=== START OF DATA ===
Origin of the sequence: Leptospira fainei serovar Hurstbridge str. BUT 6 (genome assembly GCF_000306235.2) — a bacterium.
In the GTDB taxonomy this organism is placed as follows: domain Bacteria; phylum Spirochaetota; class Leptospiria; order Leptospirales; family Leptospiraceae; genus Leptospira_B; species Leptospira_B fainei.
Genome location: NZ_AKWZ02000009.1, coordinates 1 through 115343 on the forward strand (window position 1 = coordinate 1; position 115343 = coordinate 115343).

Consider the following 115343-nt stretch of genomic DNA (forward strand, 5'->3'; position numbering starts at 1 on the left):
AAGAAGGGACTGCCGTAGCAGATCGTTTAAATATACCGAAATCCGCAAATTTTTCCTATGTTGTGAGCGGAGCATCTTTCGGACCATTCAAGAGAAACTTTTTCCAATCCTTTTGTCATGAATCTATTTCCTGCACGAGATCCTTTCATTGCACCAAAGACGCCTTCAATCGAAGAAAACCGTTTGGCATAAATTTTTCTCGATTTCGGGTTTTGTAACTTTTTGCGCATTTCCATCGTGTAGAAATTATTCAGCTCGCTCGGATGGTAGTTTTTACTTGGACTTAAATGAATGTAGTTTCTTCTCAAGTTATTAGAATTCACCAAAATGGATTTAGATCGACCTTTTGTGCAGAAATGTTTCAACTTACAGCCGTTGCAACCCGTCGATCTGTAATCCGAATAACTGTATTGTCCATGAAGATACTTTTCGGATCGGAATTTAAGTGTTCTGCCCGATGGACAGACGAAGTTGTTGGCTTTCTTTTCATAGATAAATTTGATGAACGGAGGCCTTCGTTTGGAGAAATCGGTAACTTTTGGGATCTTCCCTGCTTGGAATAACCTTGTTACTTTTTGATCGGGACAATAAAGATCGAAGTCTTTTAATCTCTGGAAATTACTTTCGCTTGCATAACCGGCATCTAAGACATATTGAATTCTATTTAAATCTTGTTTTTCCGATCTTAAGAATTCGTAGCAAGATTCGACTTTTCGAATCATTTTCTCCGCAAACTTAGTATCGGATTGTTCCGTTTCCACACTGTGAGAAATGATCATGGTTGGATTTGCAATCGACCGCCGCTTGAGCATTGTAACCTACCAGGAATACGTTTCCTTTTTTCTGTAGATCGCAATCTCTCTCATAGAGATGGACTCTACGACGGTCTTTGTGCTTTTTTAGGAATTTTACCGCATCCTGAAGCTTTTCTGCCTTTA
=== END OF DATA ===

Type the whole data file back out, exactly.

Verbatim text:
Origin of the sequence: Leptospira fainei serovar Hurstbridge str. BUT 6 (genome assembly GCF_000306235.2) — a bacterium.
In the GTDB taxonomy this organism is placed as follows: domain Bacteria; phylum Spirochaetota; class Leptospiria; order Leptospirales; family Leptospiraceae; genus Leptospira_B; species Leptospira_B fainei.
Genome location: NZ_AKWZ02000009.1, coordinates 1 through 115343 on the forward strand (window position 1 = coordinate 1; position 115343 = coordinate 115343).

Consider the following 115343-nt stretch of genomic DNA (forward strand, 5'->3'; position numbering starts at 1 on the left):
AAGAAGGGACTGCCGTAGCAGATCGTTTAAATATACCGAAATCCGCAAATTTTTCCTATGTTGTGAGCGGAGCATCTTTCGGACCATTCAAGAGAAACTTTTTCCAATCCTTTTGTCATGAATCTATTTCCTGCACGAGATCCTTTCATTGCACCAAAGACGCCTTCAATCGAAGAAAACCGTTTGGCATAAATTTTTCTCGATTTCGGGTTTTGTAACTTTTTGCGCATTTCCATCGTGTAGAAATTATTCAGCTCGCTCGGATGGTAGTTTTTACTTGGACTTAAATGAATGTAGTTTCTTCTCAAGTTATTAGAATTCACCAAAATGGATTTAGATCGACCTTTTGTGCAGAAATGTTTCAACTTACAGCCGTTGCAACCCGTCGATCTGTAATCCGAATAACTGTATTGTCCATGAAGATACTTTTCGGATCGGAATTTAAGTGTTCTGCCCGATGGACAGACGAAGTTGTTGGCTTTCTTTTCATAGATAAATTTGATGAACGGAGGCCTTCGTTTGGAGAAATCGGTAACTTTTGGGATCTTCCCTGCTTGGAATAACCTTGTTACTTTTTGATCGGGACAATAAAGATCGAAGTCTTTTAATCTCTGGAAATTACTTTCGCTTGCATAACCGGCATCTAAGACATATTGAATTCTATTTAAATCTTGTTTTTCCGATCTTAAGAATTCGTAGCAAGATTCGACTTTTCGAATCATTTTCTCCGCAAACTTAGTATCGGATTGTTCCGTTTCCACACTGTGAGAAATGATCATGGTTGGATTTGCAATCGACCGCCGCTTGAGCATTGTAACCTACCAGGAATACGTTTCCTTTTTTCTGTAGATCGCAATCTCTCTCATAGAGATGGACTCTACGACGGTCTTTGTGCTTTTTTAGGAATTTTACCGCATCCTGAAGCTTTTCTGCCTTTA